What drives us, propels us forward toward goal-driven behaviors, pushes us to test our limits, or work late into the night – THEN guides and sustains actions through disappointments and obstacles? Motivation is the WHY in the equation of understanding and maintaining behavior as we actively move toward an objective. This is a sensitive topic because it exposes principles, ethics, and perhaps even a person’s moral code. These can be intensely personal. When you question a person’s motivation, you are calling into question their values, and many do not take the time to examine their motives more closely. Tread lightly in this arena.

A motive can be an impulse acted upon without much thought. These are usually in the category of instincts or biological drives. However, motivators, when well defined and thought out, can propel us to persist. And the goal would, therefore, be better understood. Often the motivation is hidden or concealed. It might be stated as one thing, but at its core, is something completely different or even the opposite.

When we understand the drivers, we can also enhance the reward. For example, if they arise from extrinsic motivators (those outside of ourselves – promotions, trophies, praise from others, or money), it is clear when we have achieved our goals. If they are intrinsic, rewards such as personal gratification are sometimes obscured but can be the most satisfying.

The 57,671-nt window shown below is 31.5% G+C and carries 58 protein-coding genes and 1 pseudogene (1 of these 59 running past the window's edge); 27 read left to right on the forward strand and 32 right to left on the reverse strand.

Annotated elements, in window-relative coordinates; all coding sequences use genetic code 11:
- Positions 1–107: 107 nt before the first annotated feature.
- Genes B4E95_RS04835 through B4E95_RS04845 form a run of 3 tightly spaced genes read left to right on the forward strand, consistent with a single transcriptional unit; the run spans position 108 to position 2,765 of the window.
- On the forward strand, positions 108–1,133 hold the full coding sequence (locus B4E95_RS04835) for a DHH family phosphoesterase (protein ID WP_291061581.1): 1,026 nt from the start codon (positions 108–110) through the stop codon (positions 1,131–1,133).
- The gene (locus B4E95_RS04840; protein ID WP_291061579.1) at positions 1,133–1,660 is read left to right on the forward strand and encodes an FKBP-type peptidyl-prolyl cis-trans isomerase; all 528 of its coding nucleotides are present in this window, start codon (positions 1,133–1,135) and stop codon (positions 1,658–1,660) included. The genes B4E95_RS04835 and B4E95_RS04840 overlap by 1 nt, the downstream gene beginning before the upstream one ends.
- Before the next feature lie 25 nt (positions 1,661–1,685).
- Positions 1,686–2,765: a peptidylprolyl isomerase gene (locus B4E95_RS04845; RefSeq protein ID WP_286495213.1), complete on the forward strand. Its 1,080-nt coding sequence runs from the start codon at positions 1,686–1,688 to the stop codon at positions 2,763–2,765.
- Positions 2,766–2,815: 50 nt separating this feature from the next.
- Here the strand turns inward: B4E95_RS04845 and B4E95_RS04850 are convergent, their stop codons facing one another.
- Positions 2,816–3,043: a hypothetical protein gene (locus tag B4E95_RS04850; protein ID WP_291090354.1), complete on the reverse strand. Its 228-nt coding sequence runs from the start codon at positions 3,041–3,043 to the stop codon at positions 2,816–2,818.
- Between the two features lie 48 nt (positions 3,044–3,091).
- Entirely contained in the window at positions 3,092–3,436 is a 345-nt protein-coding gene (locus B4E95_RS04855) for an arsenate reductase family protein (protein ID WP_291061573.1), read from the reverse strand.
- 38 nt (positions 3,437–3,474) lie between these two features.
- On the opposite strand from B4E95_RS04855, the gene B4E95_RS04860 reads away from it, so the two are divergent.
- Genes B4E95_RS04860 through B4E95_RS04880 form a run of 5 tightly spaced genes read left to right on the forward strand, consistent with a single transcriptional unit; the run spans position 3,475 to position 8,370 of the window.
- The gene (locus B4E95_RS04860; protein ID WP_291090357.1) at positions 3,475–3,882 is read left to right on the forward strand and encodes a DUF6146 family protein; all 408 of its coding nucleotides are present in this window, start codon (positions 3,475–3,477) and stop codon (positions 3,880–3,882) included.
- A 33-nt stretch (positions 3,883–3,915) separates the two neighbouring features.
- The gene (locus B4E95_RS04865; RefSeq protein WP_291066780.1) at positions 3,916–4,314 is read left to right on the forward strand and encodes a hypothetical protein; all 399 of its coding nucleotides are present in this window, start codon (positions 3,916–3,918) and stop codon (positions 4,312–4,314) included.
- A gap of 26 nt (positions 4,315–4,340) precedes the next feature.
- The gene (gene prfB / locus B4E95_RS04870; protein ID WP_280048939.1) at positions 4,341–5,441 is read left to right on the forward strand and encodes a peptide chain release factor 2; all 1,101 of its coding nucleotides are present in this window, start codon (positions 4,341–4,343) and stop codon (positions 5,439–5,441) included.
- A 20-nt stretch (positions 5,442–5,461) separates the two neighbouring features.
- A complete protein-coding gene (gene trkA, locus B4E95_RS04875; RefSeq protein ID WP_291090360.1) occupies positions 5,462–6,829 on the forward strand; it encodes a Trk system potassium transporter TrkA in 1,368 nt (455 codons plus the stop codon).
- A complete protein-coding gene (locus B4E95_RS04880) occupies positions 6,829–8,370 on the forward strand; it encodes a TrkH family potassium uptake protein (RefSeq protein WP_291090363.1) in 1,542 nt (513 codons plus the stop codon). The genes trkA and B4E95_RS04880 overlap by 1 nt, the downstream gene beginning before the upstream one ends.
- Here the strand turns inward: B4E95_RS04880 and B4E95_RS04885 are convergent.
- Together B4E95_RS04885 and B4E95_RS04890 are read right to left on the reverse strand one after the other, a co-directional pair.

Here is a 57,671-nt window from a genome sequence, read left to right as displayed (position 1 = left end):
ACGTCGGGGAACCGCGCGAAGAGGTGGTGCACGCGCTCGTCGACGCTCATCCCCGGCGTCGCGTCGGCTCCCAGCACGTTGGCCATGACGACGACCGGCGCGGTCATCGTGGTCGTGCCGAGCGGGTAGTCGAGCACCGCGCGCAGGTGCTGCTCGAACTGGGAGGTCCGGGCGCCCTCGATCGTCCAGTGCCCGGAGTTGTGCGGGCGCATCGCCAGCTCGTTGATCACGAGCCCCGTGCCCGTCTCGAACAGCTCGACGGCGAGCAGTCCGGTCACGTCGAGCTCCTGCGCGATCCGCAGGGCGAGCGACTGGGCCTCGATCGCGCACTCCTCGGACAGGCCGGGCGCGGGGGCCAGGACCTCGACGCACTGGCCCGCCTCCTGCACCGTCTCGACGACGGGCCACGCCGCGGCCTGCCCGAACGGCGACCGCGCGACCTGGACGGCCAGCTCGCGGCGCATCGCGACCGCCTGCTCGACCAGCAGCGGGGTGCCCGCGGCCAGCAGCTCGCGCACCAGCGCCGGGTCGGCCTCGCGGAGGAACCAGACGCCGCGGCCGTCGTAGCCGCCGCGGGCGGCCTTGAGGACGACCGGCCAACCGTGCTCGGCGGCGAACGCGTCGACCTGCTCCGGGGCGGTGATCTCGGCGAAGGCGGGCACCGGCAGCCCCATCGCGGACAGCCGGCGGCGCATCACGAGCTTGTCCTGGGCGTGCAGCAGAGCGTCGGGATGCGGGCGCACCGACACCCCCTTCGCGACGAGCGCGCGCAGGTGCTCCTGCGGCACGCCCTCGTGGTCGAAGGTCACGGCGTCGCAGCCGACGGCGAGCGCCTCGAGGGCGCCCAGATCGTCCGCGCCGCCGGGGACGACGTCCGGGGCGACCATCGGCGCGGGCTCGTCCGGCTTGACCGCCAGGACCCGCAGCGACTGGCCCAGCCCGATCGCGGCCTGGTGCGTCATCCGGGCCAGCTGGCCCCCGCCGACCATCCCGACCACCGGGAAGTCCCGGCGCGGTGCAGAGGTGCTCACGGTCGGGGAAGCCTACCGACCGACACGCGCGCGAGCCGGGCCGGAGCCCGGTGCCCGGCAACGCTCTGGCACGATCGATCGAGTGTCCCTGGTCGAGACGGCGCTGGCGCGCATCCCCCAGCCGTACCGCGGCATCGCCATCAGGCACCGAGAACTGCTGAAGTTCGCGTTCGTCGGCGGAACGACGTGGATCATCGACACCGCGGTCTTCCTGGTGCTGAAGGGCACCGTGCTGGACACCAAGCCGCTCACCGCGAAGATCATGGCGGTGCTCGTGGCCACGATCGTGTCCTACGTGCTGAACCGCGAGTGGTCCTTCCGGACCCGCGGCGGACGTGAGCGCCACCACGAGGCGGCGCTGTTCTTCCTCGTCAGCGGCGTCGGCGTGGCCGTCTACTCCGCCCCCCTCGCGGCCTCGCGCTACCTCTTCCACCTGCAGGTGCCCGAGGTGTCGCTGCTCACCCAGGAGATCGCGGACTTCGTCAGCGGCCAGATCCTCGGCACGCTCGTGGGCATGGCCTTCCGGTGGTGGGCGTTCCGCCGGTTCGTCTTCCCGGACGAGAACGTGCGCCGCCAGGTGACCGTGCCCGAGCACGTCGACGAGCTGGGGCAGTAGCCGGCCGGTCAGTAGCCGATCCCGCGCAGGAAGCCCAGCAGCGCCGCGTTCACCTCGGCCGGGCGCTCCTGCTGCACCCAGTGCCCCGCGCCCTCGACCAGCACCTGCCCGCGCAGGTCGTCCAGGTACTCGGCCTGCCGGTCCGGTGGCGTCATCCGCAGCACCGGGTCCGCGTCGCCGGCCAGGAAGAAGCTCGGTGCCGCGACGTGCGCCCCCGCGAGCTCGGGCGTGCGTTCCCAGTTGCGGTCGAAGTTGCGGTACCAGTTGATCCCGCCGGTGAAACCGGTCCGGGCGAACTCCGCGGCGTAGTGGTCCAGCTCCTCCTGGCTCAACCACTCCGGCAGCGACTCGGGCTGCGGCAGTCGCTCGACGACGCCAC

Abraham Maslow outlined a pyramid of human needs that served to help define motivators in the 1950’s. His work continues to have value today. He was the first to focus on positive psychology. He posited that first, we must meet life-sustaining needs (food shelter and safety). Only then can we move up the ladder to satisfy the necessity for belongingness, love, esteem, cognitive pursuits, toward individual growth, and helping others. Today this process is viewed as more dynamic and encapsulates the Wellness Model used for the Walk.

What motivates us is essential information needed for self-awareness. Learning or opening our minds to the intentions for performing an act helps us more clearly value and appreciate the act itself. We can be both soothed because we are meeting an innate drive toward survival, a biological need – eat, drink and sleep, or be inspired – and a need for arousal when the underlying reason for behaviors is apparent.

In defining your values and your motivations, take the following steps:

List ten things you value and why – and rank them by importance.

Ask yourself if you are driven primarily by instinct, biological needs, or extrinsic or intrinsic factors.

Examine where you put most of your time and energy

Pure honesty is taught, and is a skill acquired alongside a higher level in communication.